Linux - NewbieThis Linux forum is for members that are new to Linux.
Just starting out and have a question?
If it is not in the man pages or the how-to's this is the place!
Welcome to LinuxQuestions.org, a friendly and active Linux Community.
You are currently viewing LQ as a guest. By joining our community you will have the ability to post topics, receive our newsletter, use the advanced search, subscribe to threads and access many other special features. Registration is quick, simple and absolutely free. Join our community today!
Note that registered members see fewer ads, and ContentLink is completely disabled once you log in.
If you have any problems with the registration process or your account login, please contact us. If you need to reset your password, click here.
Having a problem logging in? Please visit this page to clear all LQ-related cookies.
Introduction to Linux - A Hands on Guide
This guide was created as an overview of the Linux Operating System, geared toward new users as an exploration tour and getting started guide, with exercises at the end of each chapter.
For more advanced trainees it can be a desktop reference, and a collection of the base knowledge needed to proceed with system and network administration. This book contains many real life examples derived from the author's experience as a Linux system and network administrator, trainer and consultant. They hope these examples will help you to get a better understanding of the Linux system and that you feel encouraged to try out things on your own.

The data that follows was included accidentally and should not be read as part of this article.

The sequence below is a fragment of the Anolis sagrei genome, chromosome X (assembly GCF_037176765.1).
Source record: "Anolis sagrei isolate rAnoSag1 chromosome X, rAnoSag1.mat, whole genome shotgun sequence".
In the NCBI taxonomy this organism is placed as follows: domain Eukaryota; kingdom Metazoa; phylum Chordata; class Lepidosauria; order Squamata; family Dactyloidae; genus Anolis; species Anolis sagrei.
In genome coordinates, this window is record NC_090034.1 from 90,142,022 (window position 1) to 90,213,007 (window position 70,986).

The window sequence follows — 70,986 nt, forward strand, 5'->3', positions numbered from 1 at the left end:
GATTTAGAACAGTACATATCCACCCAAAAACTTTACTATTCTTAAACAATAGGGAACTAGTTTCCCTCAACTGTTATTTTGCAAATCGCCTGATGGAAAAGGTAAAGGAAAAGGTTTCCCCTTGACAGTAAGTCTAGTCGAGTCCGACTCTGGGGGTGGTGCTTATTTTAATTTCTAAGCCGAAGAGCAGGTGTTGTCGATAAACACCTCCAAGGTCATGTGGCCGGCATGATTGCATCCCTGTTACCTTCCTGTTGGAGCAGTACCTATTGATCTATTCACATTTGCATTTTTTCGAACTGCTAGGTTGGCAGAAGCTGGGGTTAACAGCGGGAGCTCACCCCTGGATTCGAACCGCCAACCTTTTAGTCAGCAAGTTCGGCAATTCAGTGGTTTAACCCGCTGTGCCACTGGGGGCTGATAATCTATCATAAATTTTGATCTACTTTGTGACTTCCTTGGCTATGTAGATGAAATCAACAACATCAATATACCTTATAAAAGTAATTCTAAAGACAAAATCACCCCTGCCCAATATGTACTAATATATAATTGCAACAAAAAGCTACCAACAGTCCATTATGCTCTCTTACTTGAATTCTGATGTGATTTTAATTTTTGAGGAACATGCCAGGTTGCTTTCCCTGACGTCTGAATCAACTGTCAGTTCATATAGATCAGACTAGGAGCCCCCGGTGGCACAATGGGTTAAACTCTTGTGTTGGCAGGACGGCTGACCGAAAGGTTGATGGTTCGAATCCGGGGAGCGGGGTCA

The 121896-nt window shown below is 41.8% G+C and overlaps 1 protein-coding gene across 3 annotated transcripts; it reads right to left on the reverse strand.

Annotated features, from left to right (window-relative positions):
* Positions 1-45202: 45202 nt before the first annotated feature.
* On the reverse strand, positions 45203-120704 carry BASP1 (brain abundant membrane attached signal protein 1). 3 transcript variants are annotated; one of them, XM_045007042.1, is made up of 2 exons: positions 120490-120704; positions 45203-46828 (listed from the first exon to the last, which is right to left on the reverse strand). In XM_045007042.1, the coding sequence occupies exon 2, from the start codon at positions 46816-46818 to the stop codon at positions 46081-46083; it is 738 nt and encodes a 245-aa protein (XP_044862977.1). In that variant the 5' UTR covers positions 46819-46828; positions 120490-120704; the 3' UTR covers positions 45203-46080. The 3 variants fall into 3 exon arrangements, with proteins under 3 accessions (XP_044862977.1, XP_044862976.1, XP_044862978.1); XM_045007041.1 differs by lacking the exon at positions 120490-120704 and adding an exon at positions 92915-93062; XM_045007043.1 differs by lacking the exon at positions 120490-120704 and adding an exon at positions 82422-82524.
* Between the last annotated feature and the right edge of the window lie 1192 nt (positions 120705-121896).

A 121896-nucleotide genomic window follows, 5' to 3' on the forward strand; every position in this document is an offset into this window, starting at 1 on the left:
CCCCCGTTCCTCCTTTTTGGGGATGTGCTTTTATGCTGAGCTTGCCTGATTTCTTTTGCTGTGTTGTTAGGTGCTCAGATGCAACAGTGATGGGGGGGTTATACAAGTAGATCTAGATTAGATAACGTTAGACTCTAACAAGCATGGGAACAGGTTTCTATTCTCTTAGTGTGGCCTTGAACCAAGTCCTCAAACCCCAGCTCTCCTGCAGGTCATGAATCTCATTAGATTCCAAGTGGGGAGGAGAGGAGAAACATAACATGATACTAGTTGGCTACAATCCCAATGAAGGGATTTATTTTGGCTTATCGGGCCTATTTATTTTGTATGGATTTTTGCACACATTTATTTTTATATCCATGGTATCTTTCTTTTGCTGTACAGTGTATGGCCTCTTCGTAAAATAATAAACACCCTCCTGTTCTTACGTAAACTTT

Click Here to receive this Complete Guide absolutely free.
Wow! I had forgotten how helpless and stupid one could feel when introduced to an entirely new operating system (learning DOS is such a distant memory...)!
I have Red Hat 7.1 and from what I can tell, linuxconf is not loaded by default. I tried locate and I tried 'which linuxconf' and the program couldn't be found.
So, I'm guessing I have to use something like RPM to load the program? How do I locate that particular app on the multitude of cd's I received with the Linux Server package? And when I find it, how do I use RPM to load it?
I used the mount command to view the contents of the Red Hat cd's 'mount /dev/cdrom'. I tried to execute 'umount /dev/cdrom' so I could change cd's and it told me it was busy. I couldn't figure out how to unmount it so I rebooted.
After you mounted the cdrom, did you use the ' cd ' command to move into a directory on the cdrom? If you did, linux won't let you unmount the cdrom until you ' cd ' off the disk. Like ' cd / '.
Also, if you used a graphical file manager program instead of the commmand line to view the contents of the cdrom, it won't let you unmount it if you used the file manager to move onto the disk. In this case, point the file manager to a directory that is not on your hard drive.
Let's try an experiment. Mount your cdrom then do an ls /mnt/cdrom. Do not ' cd ' onto the cdrom. After you do the ls /mnt/cdrom and verify that it worked by listing the root contents of the cdrom, then unmount the cdrom and see what happens.
I have a RH 7.1 from a magazine and there you find linuxconf on the second disk and in the directory /RedHat/RPMS/linuxxxx
To install linux conf issue the following command (as root): rpm -i /mnt/cdrom/RedHat/RPMS/linuxconf-<version number>